The Traders Hotel is run by the Hong Kong based luxury chain Shangri La, and is fairly typical of the Asian luxury hospitality business. Traders is marketed for the value conscious traveler who presumably does not mind comfort at a reasonable price so as to withstand the financial crisis. The Traders Hotel is certainly not a bargain, but worth the money when taking into account special offers and advance booking. The Orchard MRT is a good ten minute walk, but more interesting is the close proximity of the Botanic Gardens which are convenient for strolls, runs and some much needed fresh air. Facilities include fully equipped pool, steam bath, sauna, health spa, gymnasium, which are much needed after gorging oneself at the overabundant buffets. Another worthy contender in our Comfort Picks category is the Carlton Hotel located in the historic district.
Carlton Hotel Singapore
#76 Bras Basah Road, Singapore - Tel 6338 8333
SGD 200 to SGD 350
Crowd: Pajama cats in baba-nyona slippers
Go for: Comfort in the heart of the historic district
The Carlton Hotel Singapore's strong point is its central location in proximity of two MRT stations (City Hall and Bras Basah), opposite Chimes, the once Convent of the Holy Infant Jesus, turned food and beverage courtyard. Visitors looking for a bit of fast disappearing Old Asia charm will enjoy a leisurely stroll in the neighbourhood. The Bras Basah complex provides opportunities for arts supplies and down to earth shopping. The Singapore Art Museum is within sight, live Hindu temples and a little further on Arab Street and Bugis. The Carlton is a comfortable hotel with a welcoming pool, gym and sauna. Another worthy contender in our Comfort Picks category is the Traders Hotel closer to Orchard Road and the Botanic Gardens.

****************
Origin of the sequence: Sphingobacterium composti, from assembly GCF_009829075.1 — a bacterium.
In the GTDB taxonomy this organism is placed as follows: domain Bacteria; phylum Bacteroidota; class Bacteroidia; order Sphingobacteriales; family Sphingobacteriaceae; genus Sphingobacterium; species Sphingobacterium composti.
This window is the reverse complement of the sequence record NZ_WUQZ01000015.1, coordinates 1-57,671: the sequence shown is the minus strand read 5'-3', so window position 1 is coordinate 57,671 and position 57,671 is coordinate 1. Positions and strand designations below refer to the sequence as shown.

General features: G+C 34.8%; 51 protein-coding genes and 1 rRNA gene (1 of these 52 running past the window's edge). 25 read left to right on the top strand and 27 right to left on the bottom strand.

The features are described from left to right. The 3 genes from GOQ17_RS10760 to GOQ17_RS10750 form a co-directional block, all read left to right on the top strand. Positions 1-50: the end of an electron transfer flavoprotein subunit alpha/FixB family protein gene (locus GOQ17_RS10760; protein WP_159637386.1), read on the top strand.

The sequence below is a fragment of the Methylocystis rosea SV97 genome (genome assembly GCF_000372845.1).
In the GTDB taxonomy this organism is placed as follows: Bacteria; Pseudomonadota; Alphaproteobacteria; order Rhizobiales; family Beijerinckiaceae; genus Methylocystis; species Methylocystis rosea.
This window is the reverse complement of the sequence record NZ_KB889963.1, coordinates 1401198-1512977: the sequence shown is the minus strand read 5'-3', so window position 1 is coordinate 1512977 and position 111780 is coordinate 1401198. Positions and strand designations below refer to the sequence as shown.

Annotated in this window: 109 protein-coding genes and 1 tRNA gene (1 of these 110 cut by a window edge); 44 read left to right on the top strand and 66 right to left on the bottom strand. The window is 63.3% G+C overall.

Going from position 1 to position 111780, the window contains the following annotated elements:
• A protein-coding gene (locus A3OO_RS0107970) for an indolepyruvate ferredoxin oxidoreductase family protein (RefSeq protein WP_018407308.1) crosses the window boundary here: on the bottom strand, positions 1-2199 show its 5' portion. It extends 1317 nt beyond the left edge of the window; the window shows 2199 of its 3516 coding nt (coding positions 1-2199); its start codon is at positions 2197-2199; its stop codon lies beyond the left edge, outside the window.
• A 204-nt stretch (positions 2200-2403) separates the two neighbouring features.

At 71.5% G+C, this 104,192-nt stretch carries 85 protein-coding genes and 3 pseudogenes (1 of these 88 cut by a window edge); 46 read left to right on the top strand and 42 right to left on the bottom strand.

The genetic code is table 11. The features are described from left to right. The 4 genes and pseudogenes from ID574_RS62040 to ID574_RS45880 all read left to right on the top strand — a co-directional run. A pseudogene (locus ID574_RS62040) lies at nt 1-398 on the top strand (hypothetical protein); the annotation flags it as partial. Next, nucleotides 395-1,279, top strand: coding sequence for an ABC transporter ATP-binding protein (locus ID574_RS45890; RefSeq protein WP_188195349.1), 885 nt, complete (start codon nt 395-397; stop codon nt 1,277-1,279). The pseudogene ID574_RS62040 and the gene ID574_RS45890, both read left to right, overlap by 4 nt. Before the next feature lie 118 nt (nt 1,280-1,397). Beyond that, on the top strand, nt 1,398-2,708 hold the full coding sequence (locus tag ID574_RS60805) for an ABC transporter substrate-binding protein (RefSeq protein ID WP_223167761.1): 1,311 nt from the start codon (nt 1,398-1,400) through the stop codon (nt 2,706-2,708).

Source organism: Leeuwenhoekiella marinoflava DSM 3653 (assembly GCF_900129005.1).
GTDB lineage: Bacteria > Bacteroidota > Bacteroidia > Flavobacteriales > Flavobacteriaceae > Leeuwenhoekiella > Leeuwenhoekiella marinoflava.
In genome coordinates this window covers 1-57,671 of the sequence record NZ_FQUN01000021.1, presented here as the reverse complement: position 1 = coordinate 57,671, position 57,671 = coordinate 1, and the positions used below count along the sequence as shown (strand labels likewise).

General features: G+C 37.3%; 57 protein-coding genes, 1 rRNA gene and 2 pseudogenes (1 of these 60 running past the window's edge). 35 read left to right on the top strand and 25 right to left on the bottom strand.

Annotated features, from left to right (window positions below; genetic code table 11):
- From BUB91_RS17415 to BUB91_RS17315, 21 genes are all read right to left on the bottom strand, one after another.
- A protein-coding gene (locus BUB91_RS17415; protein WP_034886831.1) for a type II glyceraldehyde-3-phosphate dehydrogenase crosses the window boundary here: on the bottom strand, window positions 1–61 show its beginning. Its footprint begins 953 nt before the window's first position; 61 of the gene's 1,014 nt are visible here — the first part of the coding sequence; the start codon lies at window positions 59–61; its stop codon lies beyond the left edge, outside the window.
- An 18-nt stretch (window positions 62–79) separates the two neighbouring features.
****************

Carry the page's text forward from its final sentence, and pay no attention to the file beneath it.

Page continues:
#1 Beach Road, Singapore - Tel 6337 1886
SGD 490 to SGD 7800 (shy of eight thousand Singapore dollars for the presidential suite)
Crowd: Jet setters, movie stars, royalties and people whose bills are settled by their companies
Go for: Old charm luxury
The Raffles Hotel in Phnom Penh, Siem Reap and Beijing are steep in their respective country's history. Raffles in Singapore is the mothership of these historic monuments. The list of famous guests, not including the nouveau riche adorning the cover of people's magazines, is as long as Gnarfgnarf's travel diaries. The Raffles building is old enough to have ghostly legends. Starting as a ten room hotel in 1887 where Rudyard Kipling and Joseph Conrad slept, ate and drank, Raffles quickly expanded to its familiar neo-renaissance main building. The beginning of the XXth century saw Singapore's last tiger hunted down in the Bar and Billiard Room. A few years later, the Singapore Sling and the Million Dollar Cocktails were born, a tad too sweet and expensive for our taste but aficionado will enjoy the Long Bar. W. Somerset Maugham, Ava Gardner, Elizabeth Taylor and Elizabeth II have all enjoyed the luxuries of this officially designated national monument. In a landscape cluttered with luxurious offerings, there may be better value for the money savvy, larger swimming pools, more varied shopping malls, higher tech suites etc. But Raffles remains our compulsory historic pick for Singapore. Other worthy contenders in our Luxury Pick category include the Fairmont, conveniently located next to an MRT station, shops and landmarks in the historic district, the Shangri-La with its boisterous tropical gardens and pools, and the Fullerton, another Singapore historic icon.